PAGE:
Al Roker to Host Weather Channel Digital Show After 'Wake Up With Al' Canceled
'The Lift' will launch on Oct. 15, available on the network's free mobile app on weekdays between 6 and 11 a.m.
Now that The Weather Channel canceled his morning show, Al Roker is coming back on a much smaller screen.
He's the headliner for The Lift, a digital offering that could have intriguing implications for television programs. It will launch on Oct. 15, available on the network's free mobile app on weekdays between 6 and 11 a.m.
Each day's program will include six minutes of weather news, science and nature stories, fun videos and eventually local forecasts tailored to the mobile device owner (development of the local forecast technology won't be ready for the launch). The Lift comes a few weeks after The Weather Channel axed the two-hour morning show Wake Up With Al, which Roker hosted.
"Was I sad to see Wake Up With Al go?" Roker asked. "Absolutely. But it was a better opportunity to utilize my time. Two hours is two hours, and this is a considerably shorter show."
The Weather Channel cited research from eMarketer that 65 percent of smartphone users in the U.S. check their devices within 15 minutes of waking up. The morning is also the network's busiest time of day as viewers check to see what their day will be like.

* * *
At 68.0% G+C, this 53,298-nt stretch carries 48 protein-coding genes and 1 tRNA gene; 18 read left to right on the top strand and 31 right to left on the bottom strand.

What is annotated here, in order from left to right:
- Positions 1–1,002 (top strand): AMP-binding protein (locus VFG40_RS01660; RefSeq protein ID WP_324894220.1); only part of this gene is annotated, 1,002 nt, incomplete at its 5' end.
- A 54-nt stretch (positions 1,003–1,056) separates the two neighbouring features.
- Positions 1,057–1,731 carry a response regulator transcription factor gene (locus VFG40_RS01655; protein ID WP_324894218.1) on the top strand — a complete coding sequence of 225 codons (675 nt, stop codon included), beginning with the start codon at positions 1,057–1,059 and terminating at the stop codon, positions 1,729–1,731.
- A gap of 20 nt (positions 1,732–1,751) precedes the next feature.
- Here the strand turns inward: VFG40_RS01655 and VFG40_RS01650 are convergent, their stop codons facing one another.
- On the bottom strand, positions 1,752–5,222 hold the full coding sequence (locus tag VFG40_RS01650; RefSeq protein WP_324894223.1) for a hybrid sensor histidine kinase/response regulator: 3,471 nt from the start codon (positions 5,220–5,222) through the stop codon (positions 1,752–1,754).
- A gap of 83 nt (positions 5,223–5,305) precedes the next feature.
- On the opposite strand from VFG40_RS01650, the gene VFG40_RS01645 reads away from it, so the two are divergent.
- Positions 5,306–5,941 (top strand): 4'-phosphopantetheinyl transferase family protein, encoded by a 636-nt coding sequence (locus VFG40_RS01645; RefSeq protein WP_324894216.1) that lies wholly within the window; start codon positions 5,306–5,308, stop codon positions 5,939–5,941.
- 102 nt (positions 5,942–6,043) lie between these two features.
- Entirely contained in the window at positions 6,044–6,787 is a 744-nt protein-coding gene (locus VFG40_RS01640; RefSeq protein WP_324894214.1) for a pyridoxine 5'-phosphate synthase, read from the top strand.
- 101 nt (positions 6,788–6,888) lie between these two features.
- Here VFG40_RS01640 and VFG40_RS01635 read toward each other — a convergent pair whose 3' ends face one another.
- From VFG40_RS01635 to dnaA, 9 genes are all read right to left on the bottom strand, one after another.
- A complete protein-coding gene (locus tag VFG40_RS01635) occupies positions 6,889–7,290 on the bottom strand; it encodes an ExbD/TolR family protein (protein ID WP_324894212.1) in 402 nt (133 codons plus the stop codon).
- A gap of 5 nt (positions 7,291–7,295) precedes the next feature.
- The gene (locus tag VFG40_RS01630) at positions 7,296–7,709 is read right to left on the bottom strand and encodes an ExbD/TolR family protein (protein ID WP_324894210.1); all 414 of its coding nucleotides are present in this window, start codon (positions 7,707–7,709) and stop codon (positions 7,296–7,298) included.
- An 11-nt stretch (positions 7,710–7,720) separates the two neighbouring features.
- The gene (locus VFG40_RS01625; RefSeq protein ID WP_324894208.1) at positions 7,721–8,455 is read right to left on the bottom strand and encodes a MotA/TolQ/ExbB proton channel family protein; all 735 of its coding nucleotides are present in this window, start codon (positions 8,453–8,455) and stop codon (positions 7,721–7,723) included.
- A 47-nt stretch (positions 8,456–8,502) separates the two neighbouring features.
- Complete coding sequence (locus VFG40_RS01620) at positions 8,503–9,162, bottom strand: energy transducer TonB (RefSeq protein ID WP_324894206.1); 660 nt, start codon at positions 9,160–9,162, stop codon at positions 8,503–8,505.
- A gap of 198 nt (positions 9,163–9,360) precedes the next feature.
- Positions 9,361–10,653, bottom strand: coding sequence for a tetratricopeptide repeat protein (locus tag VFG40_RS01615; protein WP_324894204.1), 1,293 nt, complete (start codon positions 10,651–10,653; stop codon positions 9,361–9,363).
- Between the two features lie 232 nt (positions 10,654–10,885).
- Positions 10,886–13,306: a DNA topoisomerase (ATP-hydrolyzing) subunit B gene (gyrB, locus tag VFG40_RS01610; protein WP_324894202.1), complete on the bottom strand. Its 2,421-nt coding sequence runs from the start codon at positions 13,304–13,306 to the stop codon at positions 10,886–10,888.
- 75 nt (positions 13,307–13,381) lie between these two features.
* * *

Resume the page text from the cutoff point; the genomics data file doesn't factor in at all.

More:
Mobile users will see a link to The Lift when they open their Weather Channel app. They will be able to watch it as a six-minute show or in individual segments 40 to 60 seconds long.
Roker said he can see The Lift being a model for other information-based television shows or networks as a way to augment their reach.
"Other programmers will migrate to that model before long," he said.
The show will primarily be produced out of a newly built Atlanta studio, with Roker filming his contributions from New York or elsewhere when he's sent on location by the Today show. Meteorologists Domenica Davis and Ari Sarsalari will also be featured on The Lift.
"It's like the difference between having a sit-down breakfast or a good grab-and-go," Roker said.